Remember that you get what you pay for05 May 2017 | 3 mins reading time
Everything has a cost but that cost isn’t always a monetary one. Unfortunately for travelers, cramped seats, overbooked flights, and lost bags are a few of the many costs “cheap” air travel.
Take for example a recent episode I saw online.
It was late and a family with two young children were on the last leg of their trip home from Disneyworld. They boarded the last flight of the night but were forced to deplane because one of the family member’s seats was oversold.
“But I paid for this seat” the father argued. The security guard didn’t relent. Another passenger was appalled and decided to take action by recording the entire episode and sharing it on social media. Everybody on the interwebs talked crap about the airline for a week while secretly going to cheaptickets.com to book their next flight with the airline, because “the flights on the others are too expensive”.
It’s easy to criticize the airlines for overbooking and bad service but it’s also easy to overlook one simple thing:
The market is very smart and it makes companies conform to its needs –not the other way around.
If customers valued good service then market forces would have pushed the airlines to optimize for good service. Instead, however, the market forces airlines to optimize for the price.
So in this case its just another case of “give the people what they want”.
Don’t believe me? Let’s look at the data.
I pulled this data directly from Google’s Keyword planner. It shows Google’s monthly search volume estimate for phrases like “cheap flight” and “best airline”.
Search volume is important because it gives us a good idea of demand since people typically search for things that they need or are important to them.
In this case, demand indication is obvious. “Cheap flights” is searched for monthly 9900% more than “best airline”. So people want “cheap flights.”
This makes sense when you consider that there is an entire industry of Online Travel Agents (OTA) that are dedicated to helping prospective travelers find the lowest cost.
My assumption is that the OTA’s know their customers very well, so to get another proxy for how much the market cares about quality or service we can take a look at what the OTA’s talk about on their landing pages.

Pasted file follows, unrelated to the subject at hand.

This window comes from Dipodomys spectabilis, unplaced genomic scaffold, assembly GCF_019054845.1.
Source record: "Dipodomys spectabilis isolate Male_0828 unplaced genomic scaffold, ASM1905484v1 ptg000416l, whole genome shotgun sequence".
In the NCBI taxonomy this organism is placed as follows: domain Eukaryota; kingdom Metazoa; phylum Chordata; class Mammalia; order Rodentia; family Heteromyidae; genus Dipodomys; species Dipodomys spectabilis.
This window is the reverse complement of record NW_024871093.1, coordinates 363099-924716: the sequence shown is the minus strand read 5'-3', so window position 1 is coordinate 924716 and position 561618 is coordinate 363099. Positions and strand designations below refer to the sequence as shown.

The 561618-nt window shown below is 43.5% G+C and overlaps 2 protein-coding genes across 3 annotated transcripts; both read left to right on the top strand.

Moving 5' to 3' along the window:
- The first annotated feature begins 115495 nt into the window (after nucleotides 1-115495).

To figure this out I pulled up a couple of the OTA landing sites and ran a Command-F on the page for a few words. In the future I may do a deeper dive on these pages, however, here is the outcome of this naive experiment.
- “Save” and “Savings” was mentioned 15 times
- “Service”, was mentioned 1 times
- “Quality” was mentioned 0 time
- “Save” and “Savings” was mentioned 10 times
- “Service”, was mentioned 2 times
- “Quality” was mentioned 0 times
- “Save” and “Savings” was mentioned 3 times
- “Service” was mentioned 1 time “Quality” was mentioned 0 times
Those were the only OTA’s I knew off of the top of my head, so to find some others I did a search for “flights to NYC” –in incognito mode so that I got unbiased results. The top 10 results included the ones I mentioned and a handful of others; “cheapflights.com”, “cheapoair.com” and “farecompare.com”. I opted not to do my naive landing page analysis on these sites because their value propositions are all obvious by their names.
Just for kicks, I went over to NetJets to see how they market themselves and found that, front and center, they talk about a partnership that they just cut with a Michelin star chef José Andrés. Looks like their customers are very service oriented. I wonder how often they deal with overbooking issues.
I guess you really do get what you pay for. So the cost of that cheap airline ticket also could be that you are bumped from your flight. It’s probably best to make sure you can afford it.
Tags: markets and analysis